04 Nov Decolonizing the outdoors – Khavin Debbs
Khavin Debb’s (Tiny Trees Partnerships Manager) presentation at the 5th Annual Tiny Trees Luncheon, Friday, October 25, 2019
Hello and welcome! My name is Khavin Debbs and I am proud to serve as the Partnerships Manager for Tiny Trees Preschool. I’ve been here since we opened our first classrooms in 2016. As I’ve evolved and grown in my career, so has Tiny Trees. I came to this organization because it was a marriage of my two passions; the environment and early childhood education. I had no idea what adventures awaited, from canopies being blown away to harvesting and making nettle tea. No matter how soaked I get, I’m grateful for 82% of it.
I earned my Masters in Urban Environmental Education at Antioch University while working at Tiny Trees. My thesis was called #naturesowhite: Decolonizing the Outdoors for Families of Color. Our experiences and traumas not only dictate our actions, but are also physiologically passed down to future generations. This, along with narratives around what qualifies as the outdoors and who gets to access it, and stereotypes about people of color (POC) outdoors have all contributed to the colonization of our outdoor spaces. This often manifests as black, indigenous, and people of color leading lives increasingly separated from meaningful experiences in nature. Along with the aforementioned barriers, indigenous knowledge and involvement has long been left out of the conversation around outdoor spaces. Instead, it has been replaced with principles from Manifest Destiny and our western ideals of settler colonialism.
This research informs my practice as an educator of young children. I’ve been excited about bringing this research into my role as Partnerships Manager at Tiny Trees, where I have the opportunity to partner with other communities, organizations, and people to turn trauma into empowerment, and to provide opportunities for young children and their families to engage with nature in ways that are meaningful to them.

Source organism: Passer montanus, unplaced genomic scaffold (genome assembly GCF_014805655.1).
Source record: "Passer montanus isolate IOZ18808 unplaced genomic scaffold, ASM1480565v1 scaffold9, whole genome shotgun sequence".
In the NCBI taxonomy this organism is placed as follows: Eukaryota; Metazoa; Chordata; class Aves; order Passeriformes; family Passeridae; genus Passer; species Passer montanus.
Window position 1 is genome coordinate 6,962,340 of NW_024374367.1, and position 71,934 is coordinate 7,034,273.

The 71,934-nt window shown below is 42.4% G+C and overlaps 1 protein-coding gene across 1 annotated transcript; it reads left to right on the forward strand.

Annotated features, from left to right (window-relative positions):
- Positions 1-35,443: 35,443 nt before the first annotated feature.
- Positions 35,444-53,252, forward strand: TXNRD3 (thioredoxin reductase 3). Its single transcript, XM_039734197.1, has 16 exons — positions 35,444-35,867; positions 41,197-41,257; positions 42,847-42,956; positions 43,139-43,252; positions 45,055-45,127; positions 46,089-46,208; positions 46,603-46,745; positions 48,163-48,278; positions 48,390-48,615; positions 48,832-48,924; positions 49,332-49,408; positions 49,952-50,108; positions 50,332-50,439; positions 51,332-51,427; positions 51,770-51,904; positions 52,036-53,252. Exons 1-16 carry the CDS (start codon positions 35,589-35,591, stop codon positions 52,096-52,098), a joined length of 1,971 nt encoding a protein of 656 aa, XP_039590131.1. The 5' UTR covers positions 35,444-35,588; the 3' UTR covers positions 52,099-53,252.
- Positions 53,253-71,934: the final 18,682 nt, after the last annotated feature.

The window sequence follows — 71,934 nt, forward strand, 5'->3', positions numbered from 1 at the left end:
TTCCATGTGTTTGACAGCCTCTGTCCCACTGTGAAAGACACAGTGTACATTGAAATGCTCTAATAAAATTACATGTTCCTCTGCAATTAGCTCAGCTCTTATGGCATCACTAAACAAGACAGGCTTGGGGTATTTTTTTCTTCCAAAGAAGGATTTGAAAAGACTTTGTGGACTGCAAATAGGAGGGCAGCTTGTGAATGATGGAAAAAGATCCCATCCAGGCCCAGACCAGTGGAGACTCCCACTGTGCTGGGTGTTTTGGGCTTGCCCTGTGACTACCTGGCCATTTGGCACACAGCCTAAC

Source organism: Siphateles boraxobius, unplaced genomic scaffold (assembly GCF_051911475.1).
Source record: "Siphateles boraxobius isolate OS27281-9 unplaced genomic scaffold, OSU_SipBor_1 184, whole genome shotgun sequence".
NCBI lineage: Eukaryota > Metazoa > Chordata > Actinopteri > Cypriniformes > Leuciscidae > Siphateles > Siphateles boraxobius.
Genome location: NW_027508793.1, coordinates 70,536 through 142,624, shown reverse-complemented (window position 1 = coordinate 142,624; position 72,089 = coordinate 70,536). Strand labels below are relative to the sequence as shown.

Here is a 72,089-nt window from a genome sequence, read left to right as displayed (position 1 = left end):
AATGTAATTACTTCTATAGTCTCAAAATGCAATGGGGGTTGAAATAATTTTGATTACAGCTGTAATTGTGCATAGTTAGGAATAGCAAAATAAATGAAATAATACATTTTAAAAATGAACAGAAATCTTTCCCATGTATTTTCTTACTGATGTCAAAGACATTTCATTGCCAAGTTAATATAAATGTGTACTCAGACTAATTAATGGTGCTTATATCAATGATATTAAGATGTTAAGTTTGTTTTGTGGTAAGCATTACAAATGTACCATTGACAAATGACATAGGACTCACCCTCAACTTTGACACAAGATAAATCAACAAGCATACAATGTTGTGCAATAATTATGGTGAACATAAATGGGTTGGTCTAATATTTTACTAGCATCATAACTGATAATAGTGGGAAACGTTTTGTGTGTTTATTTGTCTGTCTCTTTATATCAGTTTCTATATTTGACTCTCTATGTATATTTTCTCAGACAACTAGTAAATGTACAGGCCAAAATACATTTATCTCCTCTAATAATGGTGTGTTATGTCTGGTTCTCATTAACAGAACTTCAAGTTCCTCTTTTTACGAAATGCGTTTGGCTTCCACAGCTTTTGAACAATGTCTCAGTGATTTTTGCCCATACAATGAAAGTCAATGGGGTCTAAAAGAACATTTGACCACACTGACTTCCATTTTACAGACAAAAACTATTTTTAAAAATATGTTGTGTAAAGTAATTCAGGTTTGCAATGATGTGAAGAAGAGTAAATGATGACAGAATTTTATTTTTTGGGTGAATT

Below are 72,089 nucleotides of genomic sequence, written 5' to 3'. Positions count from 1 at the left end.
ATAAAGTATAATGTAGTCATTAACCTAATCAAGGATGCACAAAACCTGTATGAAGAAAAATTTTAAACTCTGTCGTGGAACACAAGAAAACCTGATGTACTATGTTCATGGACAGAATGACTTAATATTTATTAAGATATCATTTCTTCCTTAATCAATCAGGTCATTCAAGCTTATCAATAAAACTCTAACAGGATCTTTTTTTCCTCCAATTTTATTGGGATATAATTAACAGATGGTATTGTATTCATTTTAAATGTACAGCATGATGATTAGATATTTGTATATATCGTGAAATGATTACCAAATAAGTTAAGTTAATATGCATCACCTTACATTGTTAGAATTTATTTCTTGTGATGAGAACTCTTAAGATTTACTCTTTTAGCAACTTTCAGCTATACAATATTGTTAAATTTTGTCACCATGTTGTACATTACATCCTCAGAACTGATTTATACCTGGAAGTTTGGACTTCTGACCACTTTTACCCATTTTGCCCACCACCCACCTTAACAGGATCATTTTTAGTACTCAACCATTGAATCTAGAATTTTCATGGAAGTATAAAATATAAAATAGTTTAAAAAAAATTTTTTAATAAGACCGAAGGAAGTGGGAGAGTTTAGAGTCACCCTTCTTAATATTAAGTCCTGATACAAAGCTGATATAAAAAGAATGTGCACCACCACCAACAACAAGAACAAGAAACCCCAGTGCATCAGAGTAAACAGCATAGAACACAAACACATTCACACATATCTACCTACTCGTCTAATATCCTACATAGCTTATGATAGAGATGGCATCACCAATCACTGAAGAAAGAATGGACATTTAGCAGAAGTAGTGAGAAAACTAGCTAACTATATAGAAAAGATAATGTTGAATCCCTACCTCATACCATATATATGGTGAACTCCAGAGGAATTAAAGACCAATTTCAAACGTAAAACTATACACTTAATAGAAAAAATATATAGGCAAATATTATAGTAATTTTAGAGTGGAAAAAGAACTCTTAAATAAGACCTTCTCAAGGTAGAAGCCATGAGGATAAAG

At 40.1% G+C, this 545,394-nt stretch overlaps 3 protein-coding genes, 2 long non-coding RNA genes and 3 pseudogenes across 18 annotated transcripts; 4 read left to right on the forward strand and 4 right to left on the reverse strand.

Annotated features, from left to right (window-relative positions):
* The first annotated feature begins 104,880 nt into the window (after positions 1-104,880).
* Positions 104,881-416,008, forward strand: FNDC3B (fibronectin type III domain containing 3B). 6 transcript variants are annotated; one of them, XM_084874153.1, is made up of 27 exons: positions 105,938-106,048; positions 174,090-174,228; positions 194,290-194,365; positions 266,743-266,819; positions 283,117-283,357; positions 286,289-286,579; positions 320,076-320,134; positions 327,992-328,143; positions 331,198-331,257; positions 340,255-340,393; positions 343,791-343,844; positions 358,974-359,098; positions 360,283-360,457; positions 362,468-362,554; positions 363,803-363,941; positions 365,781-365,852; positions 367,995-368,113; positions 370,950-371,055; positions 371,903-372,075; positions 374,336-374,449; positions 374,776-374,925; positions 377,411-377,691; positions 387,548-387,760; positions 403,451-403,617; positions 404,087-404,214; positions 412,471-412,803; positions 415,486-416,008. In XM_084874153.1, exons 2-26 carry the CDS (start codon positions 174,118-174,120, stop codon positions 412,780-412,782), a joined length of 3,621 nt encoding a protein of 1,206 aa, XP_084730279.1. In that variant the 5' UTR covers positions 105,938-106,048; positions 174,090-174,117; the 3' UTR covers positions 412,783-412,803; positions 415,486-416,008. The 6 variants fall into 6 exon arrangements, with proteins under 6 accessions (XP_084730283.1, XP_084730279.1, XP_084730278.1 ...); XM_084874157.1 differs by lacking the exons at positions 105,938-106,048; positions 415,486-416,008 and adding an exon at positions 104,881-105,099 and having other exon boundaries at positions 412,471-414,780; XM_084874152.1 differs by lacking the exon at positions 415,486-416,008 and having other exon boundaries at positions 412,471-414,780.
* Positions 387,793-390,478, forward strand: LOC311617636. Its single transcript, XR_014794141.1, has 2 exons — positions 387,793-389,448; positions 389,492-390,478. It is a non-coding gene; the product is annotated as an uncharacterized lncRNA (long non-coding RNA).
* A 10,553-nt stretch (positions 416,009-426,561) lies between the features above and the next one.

I’m really excited to be here today to tell you all about the growing project we are calling Decolonizing the Outdoors, funded by King County’s Best Starts for Kids grant. With this funding, we have finally been able to hire staff and implement new programming specifically focused on creating opportunities for families of color, families with limited financial resources, and refugee and immigrant families to engage with nature. We have been able to hire staff to create and implement new programming outside the 4 hour preschool day that our enrolled students enjoy. Families need to work, and a 4-hour preschool day just doesn’t work for most families in our region. In addition to new weekend programs, this funding has also opened up doors for more families to access our existing preschool program through tuition assistance — specifically for families of color, and refugee and immigrant families.
By hosting activities on weekends, we also allow for more access to amazing outdoor experiences. We’ve spent the past year developing a theory of change, evaluation plans, hiring, and so much more.
In the past two months, we’ve put on an event with Families of Color – Seattle where I was able to co-lead a hike through Carkeek Park. We’ve co-hosted a visioning session for Seattle’s new waterfront with Friends of the Waterfront Seattle. In the next week, we will be participating in STEM Night with the Renton Innovation Zone Partnership, where we’re providing lessons to bring STEM learning outside for families to do with their children. We’re excited to co-host a Stone Soup event with the Danny Woo Community Garden to teach children about plants, harvesting vegetables, and cooking to build community. Next month, we’re working with BikeWorks to give away 30 bikes to 3-5 year olds and their families, so that they can explore the outdoors on two wheels. We are so excited about these new partnerships and the ones we are still cultivating.
Tiny Trees is more than a preschool — we are a movement. Our responsibility — to children, families, our future — is to create opportunities to connect with nature in ways that are meaningful to them. That looks different for everyone. We are not a one-size-fits-all solution to getting kids outside. The “outdoors” does not have to be in the middle of the woods. It can be on your front porch. In the middle of a soccer field. Under a picnic shelter, or on a bike path. Our job, as outdoor educators, is to cultivate the curiosity that children innately have. Nature has a beautiful way of doing that all on its own, and that’s why creating pathways to spend time outside and experience nature is so important.
We have made some progress, but we still have quite a ways to go. First and foremost, if our goal is decolonization of outdoor spaces, then we need to be partnering with tribes and indigenous communities. As Kellie said, staying humble, getting connected, and teaching compassion are what drive this work forward. If you’re interested in partnering with Tiny Trees to join this revolution, please reach out. We are excited to do this work with you.